Impact of the 14th Amendment

14th Amendment

Agreed to by Congress June 13, 1866; ratified and in force July 9, 1868.

Section 1. All persons born or naturalized in the United States and subject to the jurisdiction thereof, are citizens of the United States and of the State wherein they reside. No State shall make or enforce any law which shall abridge the privileges or immunities of citizens of the United States; nor shall any State deprive any person of life, liberty, or property, without due process of law; nor deny to any person within its jurisdiction the equal protection of the laws.

Section 2. Representatives shall be apportioned among the several States according to their respective numbers, counting the whole number of persons in each State, excluding Indians not taxed. But when the right to vote at any election for the choice of electors for President and Vice President of the United States, Representatives in Congress, the Executive and Judicial officers of a State, or the members of the Legislature thereof, is denied to any of the male inhabitants of such State, being twenty-one years of age, and citizens of the United States, or in any way abridged, except for participation in rebellion, or other crime, the basis of representation therein shall be reduced in the proportion which the number of such male citizens shall bear to the whole number of male citizens twenty-one years of age in such State.

Section 3. No person shall be a Senator or Representative in Congress, or elector of President and Vice President, or hold any office, civil or military, under the United States, or under any State, who, having previously taken an oath, as a member of Congress, or as an officer of the United States, or as a member of any State legislature, or as an executive or judicial officer of any State, to support the Constitution of the United States, shall have engaged in insurrection or rebellion against the same, or given aid or comfort to the enemies thereof. But Congress may by a vote of two-thirds of each House, remove such disability.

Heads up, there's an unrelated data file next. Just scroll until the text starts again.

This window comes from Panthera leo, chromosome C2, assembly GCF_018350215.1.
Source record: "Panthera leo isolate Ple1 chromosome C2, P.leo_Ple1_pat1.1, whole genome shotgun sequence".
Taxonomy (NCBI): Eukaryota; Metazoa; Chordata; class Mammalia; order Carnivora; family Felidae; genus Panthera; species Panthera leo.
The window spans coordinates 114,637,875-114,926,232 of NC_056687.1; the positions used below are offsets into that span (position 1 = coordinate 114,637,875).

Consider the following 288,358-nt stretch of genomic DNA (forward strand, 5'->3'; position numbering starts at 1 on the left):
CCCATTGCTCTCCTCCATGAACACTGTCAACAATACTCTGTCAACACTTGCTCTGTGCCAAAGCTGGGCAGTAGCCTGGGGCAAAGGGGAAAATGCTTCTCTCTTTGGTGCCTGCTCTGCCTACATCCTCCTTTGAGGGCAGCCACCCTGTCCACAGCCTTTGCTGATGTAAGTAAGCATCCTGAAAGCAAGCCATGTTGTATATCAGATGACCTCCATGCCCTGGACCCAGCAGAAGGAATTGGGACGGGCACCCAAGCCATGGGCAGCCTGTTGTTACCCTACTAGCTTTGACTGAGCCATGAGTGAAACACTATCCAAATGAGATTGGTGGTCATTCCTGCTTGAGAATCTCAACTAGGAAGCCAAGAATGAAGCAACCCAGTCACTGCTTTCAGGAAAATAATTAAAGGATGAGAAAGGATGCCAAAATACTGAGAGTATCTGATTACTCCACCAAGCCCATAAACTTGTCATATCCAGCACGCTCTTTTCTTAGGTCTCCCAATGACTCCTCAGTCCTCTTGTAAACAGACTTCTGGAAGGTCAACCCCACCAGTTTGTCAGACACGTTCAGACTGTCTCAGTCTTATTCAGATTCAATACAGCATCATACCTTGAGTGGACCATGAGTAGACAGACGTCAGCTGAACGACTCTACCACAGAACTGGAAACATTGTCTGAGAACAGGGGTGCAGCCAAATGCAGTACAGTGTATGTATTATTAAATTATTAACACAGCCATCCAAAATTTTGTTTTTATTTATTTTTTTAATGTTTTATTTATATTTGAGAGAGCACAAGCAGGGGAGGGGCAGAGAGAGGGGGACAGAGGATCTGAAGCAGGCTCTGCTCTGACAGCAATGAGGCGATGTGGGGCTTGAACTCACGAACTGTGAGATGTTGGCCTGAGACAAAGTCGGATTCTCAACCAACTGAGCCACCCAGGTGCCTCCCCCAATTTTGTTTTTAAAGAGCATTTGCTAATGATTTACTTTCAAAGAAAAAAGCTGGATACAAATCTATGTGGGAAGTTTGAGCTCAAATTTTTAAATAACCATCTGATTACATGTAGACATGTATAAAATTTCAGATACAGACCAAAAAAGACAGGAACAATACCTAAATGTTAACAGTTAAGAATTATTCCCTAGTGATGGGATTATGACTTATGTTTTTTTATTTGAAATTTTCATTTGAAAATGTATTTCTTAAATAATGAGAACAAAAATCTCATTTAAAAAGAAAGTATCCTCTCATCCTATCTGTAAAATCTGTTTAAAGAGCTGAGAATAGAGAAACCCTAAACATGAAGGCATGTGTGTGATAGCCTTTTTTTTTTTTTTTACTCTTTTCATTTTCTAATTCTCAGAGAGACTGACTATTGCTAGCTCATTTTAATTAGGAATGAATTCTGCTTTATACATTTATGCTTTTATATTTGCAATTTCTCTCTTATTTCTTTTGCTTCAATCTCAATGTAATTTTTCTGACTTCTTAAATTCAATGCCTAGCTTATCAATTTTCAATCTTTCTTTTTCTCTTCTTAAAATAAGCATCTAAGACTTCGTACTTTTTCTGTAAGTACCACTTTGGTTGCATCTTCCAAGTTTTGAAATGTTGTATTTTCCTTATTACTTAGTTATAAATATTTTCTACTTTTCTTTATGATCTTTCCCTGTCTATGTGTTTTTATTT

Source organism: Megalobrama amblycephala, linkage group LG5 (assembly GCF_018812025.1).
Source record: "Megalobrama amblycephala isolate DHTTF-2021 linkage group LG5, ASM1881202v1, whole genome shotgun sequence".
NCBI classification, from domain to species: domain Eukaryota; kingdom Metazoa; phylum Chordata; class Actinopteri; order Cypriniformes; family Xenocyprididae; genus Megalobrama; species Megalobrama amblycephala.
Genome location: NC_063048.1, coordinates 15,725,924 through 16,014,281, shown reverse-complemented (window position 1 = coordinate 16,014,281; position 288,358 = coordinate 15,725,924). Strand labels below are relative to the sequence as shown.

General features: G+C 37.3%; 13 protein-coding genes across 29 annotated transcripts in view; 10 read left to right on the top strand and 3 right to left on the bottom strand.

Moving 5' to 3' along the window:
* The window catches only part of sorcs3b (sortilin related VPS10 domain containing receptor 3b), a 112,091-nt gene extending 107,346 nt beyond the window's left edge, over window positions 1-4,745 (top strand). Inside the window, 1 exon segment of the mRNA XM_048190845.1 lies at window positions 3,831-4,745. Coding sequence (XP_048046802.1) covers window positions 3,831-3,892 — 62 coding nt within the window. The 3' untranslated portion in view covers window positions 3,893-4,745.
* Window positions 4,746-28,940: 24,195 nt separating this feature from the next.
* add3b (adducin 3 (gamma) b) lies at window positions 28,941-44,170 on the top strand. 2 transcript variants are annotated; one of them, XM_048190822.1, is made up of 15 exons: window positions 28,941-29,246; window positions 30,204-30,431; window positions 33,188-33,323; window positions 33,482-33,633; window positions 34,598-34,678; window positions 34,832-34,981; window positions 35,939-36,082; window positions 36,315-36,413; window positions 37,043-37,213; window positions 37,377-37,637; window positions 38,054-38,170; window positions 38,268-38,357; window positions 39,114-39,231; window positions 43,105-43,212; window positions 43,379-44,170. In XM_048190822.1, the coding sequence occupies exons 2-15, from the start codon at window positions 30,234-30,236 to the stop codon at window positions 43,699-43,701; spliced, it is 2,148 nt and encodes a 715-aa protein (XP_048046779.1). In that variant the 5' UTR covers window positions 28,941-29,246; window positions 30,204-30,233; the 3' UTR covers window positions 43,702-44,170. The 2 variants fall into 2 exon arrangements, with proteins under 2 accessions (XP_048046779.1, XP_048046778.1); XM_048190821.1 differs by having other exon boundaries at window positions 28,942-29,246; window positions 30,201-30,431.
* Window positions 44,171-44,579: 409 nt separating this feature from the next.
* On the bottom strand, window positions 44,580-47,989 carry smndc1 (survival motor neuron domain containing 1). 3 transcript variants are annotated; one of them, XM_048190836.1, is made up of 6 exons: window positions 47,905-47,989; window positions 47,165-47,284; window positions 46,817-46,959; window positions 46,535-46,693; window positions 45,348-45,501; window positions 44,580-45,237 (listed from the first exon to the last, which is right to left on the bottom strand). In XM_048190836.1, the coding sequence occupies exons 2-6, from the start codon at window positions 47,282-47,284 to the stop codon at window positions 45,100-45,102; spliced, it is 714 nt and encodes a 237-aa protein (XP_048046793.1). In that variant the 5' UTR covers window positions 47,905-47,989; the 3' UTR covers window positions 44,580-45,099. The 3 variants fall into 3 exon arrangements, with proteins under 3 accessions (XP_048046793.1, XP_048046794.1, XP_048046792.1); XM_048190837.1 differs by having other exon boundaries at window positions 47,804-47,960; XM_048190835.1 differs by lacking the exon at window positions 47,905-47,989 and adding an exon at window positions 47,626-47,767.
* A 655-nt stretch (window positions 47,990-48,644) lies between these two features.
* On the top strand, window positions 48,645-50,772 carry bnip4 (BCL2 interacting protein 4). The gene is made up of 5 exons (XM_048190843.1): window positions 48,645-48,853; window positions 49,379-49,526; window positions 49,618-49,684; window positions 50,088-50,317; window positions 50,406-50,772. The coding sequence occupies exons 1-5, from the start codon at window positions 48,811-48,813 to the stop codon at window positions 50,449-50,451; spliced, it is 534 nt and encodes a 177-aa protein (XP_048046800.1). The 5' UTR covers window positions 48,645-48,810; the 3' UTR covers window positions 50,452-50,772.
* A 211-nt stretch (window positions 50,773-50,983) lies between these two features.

Section 4. The validity of the public debt of the United States, authorized by law, including debts incurred for payment of pensions and bounties for services in suppressing insurrection or rebellion, shall not be questioned. But neither the United States nor any State shall assume or pay any debt or obligation incurred in aid of insurrection or rebellion against the United States, or any claim for the loss or emancipation of any slave; but all such debts, obligations and claims shall be held illegal and void.

Section 5. The Congress shall have power to enforce, by appropriate legislation, the provisions of this article.


Also spelled out as the Fourteenth Amendment or Amendment XIV, the 14th Amendment to the United States Constitution was specifically intended to overrule Dred Scott v. John F. A. Sandford (Supreme Court, March 6, 1857) and guarantee American citizenship, civil liberties, due process and equal protection to former slaves and their descendants.

The 14th Amendment was agreed to by the United States Senate June 8, 1866 and by the House of Representatives June 13, 1866. During a controversial ratification process it was rejected by most Southern states, but the amendment received support from the required three-fourths of the states July 9, 1868.

In subsequent years the 14th Amendment, especially the equal protection clause, has been used numerous times by African Americans, women and other groups to advance rights under the law. In a 2005 Supreme Court case, Justice David Souter called it "the most significant structural provision adopted since the original framing [of the constitution]."

The fourteenth was the second of the three constitutional amendments commonly referred to as the Reconstruction Amendments, the other two being the 13th Amendment (1865) and 15th Amendment (1870).